Weirs can be used to measure flow rates in open channels and rivers - common for water supply and sewage plants
Weirs are structures consisting of an obstruction such as a dam or bulkhead placed across the open channel with a specially shaped opening or notch. The flow rate over a weir is a function of the head on the weir.
Common weir constructions are the rectangular weir, the triangular or v-notch weir, and the broad-crested weir. Weirs are called sharp-crested if their crests are constructed of thin metal plates, and broad-crested if they are made of wide timber or concrete. If the notch plate is mounted on the supporting bulkhead such that the water does not contact or cling to the downstream weir plate or supporting bulkhead, but springs clear, the weir is a sharp-crested or thin-plate weir.
Water level-discharge relationships can be applied and meet accuracy requirements for sharp-crested weirs if the installation is designed and installed consistent with established ASTM and ISO standards.
Rectangular weirs and triangular or v-notch weirs are often used in water supply, wastewater and sewage systems. They consist of a sharp edged plate with a rectangular, triangular or v-notch profile for the water flow.
Broad-crested weirs can be observed in dam spillways where the broad edge is beneath the water surface across the entire stream. Flow measurement installations with broad-crested weirs will meet accuracy requirements only if they are calibrated.
Other available weirs are the trapezoidal (Cipolletti) weir, the Sutro (proportional) weir and the compound weirs (combination of the previously mentioned weir shapes). By combining V-notch weirs with broad chested weirs - larger range of flow can be measured with accuracy.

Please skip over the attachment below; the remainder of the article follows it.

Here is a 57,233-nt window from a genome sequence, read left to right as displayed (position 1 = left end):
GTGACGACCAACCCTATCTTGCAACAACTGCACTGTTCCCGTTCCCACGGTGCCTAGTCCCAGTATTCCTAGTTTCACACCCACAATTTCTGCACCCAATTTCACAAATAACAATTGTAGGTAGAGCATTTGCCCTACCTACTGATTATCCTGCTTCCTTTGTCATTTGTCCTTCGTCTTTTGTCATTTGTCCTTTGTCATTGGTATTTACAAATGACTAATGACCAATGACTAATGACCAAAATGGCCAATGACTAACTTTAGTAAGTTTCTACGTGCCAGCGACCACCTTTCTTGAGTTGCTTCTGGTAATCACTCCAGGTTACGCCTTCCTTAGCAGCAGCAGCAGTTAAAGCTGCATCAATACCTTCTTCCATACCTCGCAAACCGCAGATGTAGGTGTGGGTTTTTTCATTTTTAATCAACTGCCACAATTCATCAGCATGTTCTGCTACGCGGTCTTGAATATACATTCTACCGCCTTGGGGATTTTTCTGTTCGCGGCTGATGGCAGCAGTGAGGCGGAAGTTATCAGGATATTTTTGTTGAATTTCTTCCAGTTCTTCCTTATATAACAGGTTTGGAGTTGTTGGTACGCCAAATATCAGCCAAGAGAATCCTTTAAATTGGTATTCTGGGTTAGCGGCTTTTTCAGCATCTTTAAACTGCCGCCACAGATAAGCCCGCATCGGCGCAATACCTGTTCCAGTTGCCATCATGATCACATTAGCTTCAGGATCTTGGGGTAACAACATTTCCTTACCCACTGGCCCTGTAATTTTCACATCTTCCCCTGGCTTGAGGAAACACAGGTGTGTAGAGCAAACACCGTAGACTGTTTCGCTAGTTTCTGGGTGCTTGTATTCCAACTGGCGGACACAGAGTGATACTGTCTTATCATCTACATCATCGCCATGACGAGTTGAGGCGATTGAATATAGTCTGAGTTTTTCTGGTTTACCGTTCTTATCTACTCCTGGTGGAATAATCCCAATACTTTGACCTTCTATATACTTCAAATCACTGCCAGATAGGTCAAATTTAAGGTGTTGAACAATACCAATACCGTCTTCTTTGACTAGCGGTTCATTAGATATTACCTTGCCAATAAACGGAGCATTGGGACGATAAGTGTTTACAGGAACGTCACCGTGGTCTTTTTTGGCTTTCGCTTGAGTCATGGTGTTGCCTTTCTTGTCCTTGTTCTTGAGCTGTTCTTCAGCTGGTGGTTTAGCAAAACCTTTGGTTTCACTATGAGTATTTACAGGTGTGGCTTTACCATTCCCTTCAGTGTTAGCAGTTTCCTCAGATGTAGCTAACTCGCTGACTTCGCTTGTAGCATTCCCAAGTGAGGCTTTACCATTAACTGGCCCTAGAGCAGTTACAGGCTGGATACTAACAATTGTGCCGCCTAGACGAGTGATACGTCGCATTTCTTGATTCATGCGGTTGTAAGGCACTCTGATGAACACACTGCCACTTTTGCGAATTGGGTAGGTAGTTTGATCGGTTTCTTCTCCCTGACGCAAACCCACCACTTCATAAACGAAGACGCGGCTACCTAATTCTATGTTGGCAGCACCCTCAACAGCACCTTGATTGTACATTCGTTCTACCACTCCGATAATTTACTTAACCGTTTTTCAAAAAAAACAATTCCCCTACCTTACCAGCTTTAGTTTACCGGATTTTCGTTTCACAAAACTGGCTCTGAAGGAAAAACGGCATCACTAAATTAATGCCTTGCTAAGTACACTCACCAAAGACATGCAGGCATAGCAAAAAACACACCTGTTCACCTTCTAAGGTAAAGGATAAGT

The flow rate measurement in a rectangular weir is based on the Bernoulli Equation principles and can be expressed as:
q = 2/3 cd b (2 g)1/2 h3/2 (1)
q = flow rate (m3/s)
h = elevation head on the weir (m)
b = width of the weir (m)
g = 9.81 (m/s2) - gravity
cd = discharge constant for the weir - must be determined
cd must be determined by analysis and calibration tests. For standard weirs - cd - is well defined or constant for measuring within specified head ranges.
The lowest elevation (h = 0) of the overflow opening of the sharp-crested weirs or the control channel of broad-crested weirs is the head measurement zero reference elevation.
Rectangular Weir Flow Rate Measurement Calculator
cd - discharge constant
b - width of weir (m)
h - height of weir (m)
The Francis Formula - Imperial Units
Flow through a rectangular weir can be expressed in imperial units with the Francis formula
q = 3.33 (b - 0.2 h) h3/2 (1b)
q = flow rate (ft3/s)
h = head on the weir (ft)
b = width of the weir (ft)
Alternative with height in inches and flow in gpm:
Triangular or V-Notch Weir
The triangular or V-notch, thin-plate weir is an accurate flow measuring device particularly suited for small flows.
For a triangular or v-notch weir the flow rate can be expressed as:
q = 8/15 cd (2 g)1/2 tan(θ/2) h5/2 (2)
θ = v-notch angle
For the broad-crested weir the flow rate can be expressed as:
q = cd h2 b ( 2 g (h1 - h2) )1/2 (3)
Measuring the Levels
For measuring the flow rate it's obviously necessary to measure the flow levels, then use the equations above for calculating. It's common to measure the levels with:
- ultrasonic level transmitters, or
- pressure transmitters
Ultrasonic level transmitters are positioned above the flow without any direct contact with the flow. Ultrasonic level transmitters can be used for all measurements. Some of the transmitters can even calculate a linear flow signal - like a digital pulse signal or an analog 4 - 20 mA signal - before transmitting it to the control system.
Pressure transmitters can be used for the sharp-crested weirs and for the first measure point in broad-crested weir. The pressure transmitter outputs a linear level signal - typical 4-20 mA - and the flow must be calculated in the transmitter or the control system.